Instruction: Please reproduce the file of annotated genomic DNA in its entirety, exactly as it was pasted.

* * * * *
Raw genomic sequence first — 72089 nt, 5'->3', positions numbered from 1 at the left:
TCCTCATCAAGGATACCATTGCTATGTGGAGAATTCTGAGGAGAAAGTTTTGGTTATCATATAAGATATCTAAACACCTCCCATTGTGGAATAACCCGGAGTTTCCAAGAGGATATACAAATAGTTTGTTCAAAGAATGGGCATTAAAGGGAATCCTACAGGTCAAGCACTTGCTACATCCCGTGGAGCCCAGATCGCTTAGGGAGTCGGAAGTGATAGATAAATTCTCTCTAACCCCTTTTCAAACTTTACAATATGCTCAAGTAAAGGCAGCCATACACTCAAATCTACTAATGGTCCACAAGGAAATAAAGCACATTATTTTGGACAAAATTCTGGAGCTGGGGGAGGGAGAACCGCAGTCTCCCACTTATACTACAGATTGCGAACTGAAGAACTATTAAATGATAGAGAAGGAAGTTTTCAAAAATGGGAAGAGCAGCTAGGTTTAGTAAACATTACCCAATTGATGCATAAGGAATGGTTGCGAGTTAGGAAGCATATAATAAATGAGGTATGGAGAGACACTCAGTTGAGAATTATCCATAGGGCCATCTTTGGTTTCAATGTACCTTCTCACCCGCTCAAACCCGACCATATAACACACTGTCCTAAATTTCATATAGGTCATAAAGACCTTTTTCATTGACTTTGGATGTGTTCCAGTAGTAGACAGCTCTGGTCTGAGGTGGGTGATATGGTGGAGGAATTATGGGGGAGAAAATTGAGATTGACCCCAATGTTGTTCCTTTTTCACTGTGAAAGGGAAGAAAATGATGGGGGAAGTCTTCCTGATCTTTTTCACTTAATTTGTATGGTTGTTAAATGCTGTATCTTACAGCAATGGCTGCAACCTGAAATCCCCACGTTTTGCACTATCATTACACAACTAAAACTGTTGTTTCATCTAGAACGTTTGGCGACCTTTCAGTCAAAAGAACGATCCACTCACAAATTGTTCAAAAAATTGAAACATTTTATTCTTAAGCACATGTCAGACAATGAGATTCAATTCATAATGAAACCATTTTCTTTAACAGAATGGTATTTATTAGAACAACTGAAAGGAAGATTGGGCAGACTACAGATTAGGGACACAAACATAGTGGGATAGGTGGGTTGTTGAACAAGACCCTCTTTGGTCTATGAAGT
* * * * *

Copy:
Raw genomic sequence first — 72089 nt, 5'->3', positions numbered from 1 at the left:
TCCTCATCAAGGATACCATTGCTATGTGGAGAATTCTGAGGAGAAAGTTTTGGTTATCATATAAGATATCTAAACACCTCCCATTGTGGAATAACCCGGAGTTTCCAAGAGGATATACAAATAGTTTGTTCAAAGAATGGGCATTAAAGGGAATCCTACAGGTCAAGCACTTGCTACATCCCGTGGAGCCCAGATCGCTTAGGGAGTCGGAAGTGATAGATAAATTCTCTCTAACCCCTTTTCAAACTTTACAATATGCTCAAGTAAAGGCAGCCATACACTCAAATCTACTAATGGTCCACAAGGAAATAAAGCACATTATTTTGGACAAAATTCTGGAGCTGGGGGAGGGAGAACCGCAGTCTCCCACTTATACTACAGATTGCGAACTGAAGAACTATTAAATGATAGAGAAGGAAGTTTTCAAAAATGGGAAGAGCAGCTAGGTTTAGTAAACATTACCCAATTGATGCATAAGGAATGGTTGCGAGTTAGGAAGCATATAATAAATGAGGTATGGAGAGACACTCAGTTGAGAATTATCCATAGGGCCATCTTTGGTTTCAATGTACCTTCTCACCCGCTCAAACCCGACCATATAACACACTGTCCTAAATTTCATATAGGTCATAAAGACCTTTTTCATTGACTTTGGATGTGTTCCAGTAGTAGACAGCTCTGGTCTGAGGTGGGTGATATGGTGGAGGAATTATGGGGGAGAAAATTGAGATTGACCCCAATGTTGTTCCTTTTTCACTGTGAAAGGGAAGAAAATGATGGGGGAAGTCTTCCTGATCTTTTTCACTTAATTTGTATGGTTGTTAAATGCTGTATCTTACAGCAATGGCTGCAACCTGAAATCCCCACGTTTTGCACTATCATTACACAACTAAAACTGTTGTTTCATCTAGAACGTTTGGCGACCTTTCAGTCAAAAGAACGATCCACTCACAAATTGTTCAAAAAATTGAAACATTTTATTCTTAAGCACATGTCAGACAATGAGATTCAATTCATAATGAAACCATTTTCTTTAACAGAATGGTATTTATTAGAACAACTGAAAGGAAGATTGGGCAGACTACAGATTAGGGACACAAACATAGTGGGATAGGTGGGTTGTTGAACAAGACCCTCTTTGGTCTATGAAGT